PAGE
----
The system -- named the Net-Centric Airborne Defense Element (NCDE) -- breaks new ground in that it would arm fighter aircraft or drones with missiles fast enough to intercept a ballistic missile as it lifts into space.
The aircraft would have to get to within a 100 miles of the launch site to catch the ascending missile in the first two to three minutes after launch. (cont..) http://www.breitbart.com/article.php?id=071204233530.iix59uhf&show_article=1&image=large
Marines Request 'Long-Range Blow Torch' for Iraq;Seek 'Psychological' Edge by Roasting Foes with Laser
Exactly one year ago today, the First Marine Expeditionary Force in Iraq signed off on an "urgent operational need" for an airborne tactical laser that could, in the words of the formal request, create "instantaneous burst-combustion of insurgent clothing, a rapid death through violent trauma, and more probably a morbid combination of both."
Although the request is based on the technology of the Advanced Tactical Laser, a chemical laser integrated on an AC-130 gunship, the request suggests that a laser weapon could eventually be put on other aircraft, such as drones or, as the picture shows, the V-22 Osprey tiltrotor craft. (Photoshop can quickly solve all engineering challenges.)
According to the Marines' laser request, obtained by DANGER ROOM, this so-called Precision Airborne Standoff Directed Energy Weapon (PASDEW) wouldn't just be an improved killed machine. It would also have particularly devastating psychological effects. Such weapons, when used against people, "can be compared to long range blow torches or precision flame throwers, with corresponding psychological advantages for [Coalition Forces] CF."
In other words, the lasers don't just kill people, but they kill people in really gruesome, frightening ways -- particularly because the beam from such weapons, like the Advanced Tactical Laser, is invisible to the human eye. That means you could have three guys standing around, and one of them suddenly burst into flames. (cont…)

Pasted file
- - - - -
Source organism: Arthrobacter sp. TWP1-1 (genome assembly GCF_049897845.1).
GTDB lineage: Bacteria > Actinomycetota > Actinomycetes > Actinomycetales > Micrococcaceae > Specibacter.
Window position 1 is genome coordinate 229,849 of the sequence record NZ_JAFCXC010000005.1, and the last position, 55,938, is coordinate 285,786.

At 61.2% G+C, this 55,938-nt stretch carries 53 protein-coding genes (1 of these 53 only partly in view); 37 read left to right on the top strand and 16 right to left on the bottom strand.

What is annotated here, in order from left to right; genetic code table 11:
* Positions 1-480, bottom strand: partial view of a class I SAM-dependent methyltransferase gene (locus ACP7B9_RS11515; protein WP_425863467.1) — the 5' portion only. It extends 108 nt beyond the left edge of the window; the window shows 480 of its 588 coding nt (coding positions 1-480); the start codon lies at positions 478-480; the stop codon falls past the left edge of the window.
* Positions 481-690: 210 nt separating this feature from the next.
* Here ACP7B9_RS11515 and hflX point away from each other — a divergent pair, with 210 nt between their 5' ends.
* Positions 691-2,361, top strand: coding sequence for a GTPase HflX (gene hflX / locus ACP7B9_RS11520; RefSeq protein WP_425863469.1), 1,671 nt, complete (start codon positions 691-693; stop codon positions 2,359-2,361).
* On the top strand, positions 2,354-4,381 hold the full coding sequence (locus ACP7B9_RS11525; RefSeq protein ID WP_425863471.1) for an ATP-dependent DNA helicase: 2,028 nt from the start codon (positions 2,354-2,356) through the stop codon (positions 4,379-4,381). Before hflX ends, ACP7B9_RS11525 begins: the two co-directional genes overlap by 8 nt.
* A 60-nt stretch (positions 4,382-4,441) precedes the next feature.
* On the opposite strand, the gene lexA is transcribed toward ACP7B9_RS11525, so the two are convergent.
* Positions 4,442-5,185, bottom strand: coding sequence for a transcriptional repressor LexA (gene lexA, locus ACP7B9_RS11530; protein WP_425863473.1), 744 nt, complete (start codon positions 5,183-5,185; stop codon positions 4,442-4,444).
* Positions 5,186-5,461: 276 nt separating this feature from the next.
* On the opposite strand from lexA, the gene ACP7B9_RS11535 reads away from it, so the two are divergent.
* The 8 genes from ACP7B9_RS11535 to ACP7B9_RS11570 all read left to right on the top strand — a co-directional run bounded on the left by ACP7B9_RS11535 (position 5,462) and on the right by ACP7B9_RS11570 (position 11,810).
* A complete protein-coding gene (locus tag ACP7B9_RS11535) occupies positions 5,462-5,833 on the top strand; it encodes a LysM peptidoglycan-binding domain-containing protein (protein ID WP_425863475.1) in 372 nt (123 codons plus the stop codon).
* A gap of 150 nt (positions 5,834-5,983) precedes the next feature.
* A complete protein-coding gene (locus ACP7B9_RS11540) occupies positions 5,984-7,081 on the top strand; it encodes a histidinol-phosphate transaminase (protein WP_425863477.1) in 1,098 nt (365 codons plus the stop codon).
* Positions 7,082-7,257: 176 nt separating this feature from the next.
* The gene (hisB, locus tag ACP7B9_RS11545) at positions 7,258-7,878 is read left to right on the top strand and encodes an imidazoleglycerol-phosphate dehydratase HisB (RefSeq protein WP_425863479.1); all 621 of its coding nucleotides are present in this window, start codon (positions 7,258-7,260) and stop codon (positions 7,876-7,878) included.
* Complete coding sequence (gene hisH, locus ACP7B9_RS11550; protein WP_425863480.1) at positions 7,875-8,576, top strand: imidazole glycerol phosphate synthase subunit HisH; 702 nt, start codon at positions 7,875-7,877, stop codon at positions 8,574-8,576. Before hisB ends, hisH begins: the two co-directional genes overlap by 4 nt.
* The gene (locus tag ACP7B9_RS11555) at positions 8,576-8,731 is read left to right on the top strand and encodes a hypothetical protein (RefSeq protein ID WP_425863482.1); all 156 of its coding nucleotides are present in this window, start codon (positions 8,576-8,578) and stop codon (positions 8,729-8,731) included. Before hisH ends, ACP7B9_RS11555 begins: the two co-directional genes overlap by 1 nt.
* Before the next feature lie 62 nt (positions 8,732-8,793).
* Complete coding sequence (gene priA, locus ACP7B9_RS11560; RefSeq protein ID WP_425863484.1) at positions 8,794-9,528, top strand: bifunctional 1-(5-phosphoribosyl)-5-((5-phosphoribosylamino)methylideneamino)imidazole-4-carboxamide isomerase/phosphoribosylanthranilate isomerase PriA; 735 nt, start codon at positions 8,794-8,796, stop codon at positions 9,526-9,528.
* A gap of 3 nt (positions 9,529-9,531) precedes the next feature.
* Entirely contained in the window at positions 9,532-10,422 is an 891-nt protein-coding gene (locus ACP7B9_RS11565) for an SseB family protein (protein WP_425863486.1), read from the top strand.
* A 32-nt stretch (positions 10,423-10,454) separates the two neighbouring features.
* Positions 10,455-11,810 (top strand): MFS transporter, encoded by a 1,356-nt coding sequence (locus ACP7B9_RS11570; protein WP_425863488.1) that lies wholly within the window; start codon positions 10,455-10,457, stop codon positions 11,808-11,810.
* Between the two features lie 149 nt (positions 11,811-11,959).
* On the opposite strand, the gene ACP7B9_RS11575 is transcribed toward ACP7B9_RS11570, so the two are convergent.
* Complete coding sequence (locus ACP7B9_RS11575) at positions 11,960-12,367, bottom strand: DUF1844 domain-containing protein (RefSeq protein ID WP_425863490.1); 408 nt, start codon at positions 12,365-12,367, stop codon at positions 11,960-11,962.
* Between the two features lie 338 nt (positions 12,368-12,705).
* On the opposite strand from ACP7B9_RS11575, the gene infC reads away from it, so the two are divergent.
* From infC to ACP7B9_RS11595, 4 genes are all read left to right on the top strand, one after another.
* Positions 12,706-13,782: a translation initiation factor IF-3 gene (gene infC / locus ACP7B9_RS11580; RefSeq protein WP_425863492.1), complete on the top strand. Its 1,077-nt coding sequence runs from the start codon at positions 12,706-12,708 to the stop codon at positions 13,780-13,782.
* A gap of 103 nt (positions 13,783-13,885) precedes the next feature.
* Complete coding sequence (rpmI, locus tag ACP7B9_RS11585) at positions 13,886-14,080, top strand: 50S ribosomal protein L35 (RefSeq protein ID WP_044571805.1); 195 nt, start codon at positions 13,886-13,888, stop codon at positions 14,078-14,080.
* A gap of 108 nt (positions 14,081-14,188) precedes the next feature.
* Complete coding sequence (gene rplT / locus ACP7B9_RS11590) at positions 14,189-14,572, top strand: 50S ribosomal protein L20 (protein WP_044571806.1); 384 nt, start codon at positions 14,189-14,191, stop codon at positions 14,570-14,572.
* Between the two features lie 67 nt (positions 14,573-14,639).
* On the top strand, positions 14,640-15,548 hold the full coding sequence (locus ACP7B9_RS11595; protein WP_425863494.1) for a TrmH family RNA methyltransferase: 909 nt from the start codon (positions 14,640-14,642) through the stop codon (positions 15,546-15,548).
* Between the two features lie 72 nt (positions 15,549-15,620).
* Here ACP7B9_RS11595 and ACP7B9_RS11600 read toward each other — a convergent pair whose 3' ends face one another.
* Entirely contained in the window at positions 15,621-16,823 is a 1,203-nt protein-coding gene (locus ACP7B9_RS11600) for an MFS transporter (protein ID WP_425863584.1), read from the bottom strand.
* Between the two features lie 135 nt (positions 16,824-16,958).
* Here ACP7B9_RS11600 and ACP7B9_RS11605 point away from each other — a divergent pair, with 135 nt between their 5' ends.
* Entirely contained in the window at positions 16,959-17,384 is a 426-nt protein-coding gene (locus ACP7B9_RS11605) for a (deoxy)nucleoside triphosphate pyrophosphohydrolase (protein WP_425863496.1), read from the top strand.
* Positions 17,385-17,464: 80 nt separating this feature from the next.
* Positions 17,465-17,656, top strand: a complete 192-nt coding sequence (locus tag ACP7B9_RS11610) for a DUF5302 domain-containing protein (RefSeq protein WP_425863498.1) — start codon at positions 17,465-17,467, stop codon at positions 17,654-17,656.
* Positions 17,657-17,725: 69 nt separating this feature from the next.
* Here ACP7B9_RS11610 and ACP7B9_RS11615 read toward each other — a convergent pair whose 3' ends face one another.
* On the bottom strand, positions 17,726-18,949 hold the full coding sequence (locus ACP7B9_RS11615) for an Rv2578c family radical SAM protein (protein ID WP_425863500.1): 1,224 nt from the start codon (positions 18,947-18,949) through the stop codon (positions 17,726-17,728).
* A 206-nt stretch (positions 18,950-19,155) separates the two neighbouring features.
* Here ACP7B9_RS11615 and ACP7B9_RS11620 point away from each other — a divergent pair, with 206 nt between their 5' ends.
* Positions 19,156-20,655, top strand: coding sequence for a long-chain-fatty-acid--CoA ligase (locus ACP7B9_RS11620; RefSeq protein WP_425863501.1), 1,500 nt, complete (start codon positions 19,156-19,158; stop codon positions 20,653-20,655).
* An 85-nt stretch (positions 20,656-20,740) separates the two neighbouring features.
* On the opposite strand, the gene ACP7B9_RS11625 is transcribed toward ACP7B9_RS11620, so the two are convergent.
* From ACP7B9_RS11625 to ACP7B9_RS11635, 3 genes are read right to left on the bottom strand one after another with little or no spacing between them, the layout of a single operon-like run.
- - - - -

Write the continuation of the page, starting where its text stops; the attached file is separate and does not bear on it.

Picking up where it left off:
U.S. Army Plans FCS Force-Shaping Experiments
The U.S. Army is planning a set of war games to help determine the right mix of conventional and Future Combat System-equipped forces to handle various missions.
“We will do work on the organizational composition of brigade combat teams [BCTs]: current BCTs, FCS BCTs,” said Rickey Smith, director of the Army Capabilities Integration Center-Forward, TRADOC. “We will give FCS spinouts to some BCTs and see how much better they become.”
Starting in early 2008 and running for several years, the simulations will be run at the Battle Lab Common Simulation Environment, White Sands Missile Range, N.M., and involve troops and gear at at least four bases around the country.
“We are working on full-spectrum operation that includes conventional attacks and irregular operations in major combat such as counterinsurgency,” Smith said. “For a given experiment, we can conduct force-on-force simulation from White Sands and have real-time connection with fires from Fort Sill, [Okla.]; maneuver from Fort Benning, [Ga.]; logistics from Fort Lee, [Va.]; and aviation from Fort Rucker, [Ala.].” The exercises will seek to determine, among other things, how FCS’ new sensors and weapons affect the amount of troops required to hold an area.
“Can we cover a larger area with fewer people?” Smith said.
These will be the latest in an increasingly sophisticated set of war games intended to shape FCS doctrine and tactics. An earlier set took place in 2006, and grew out of experiences after the Iraq invasion. (cont…)
Technology conference powers down (update)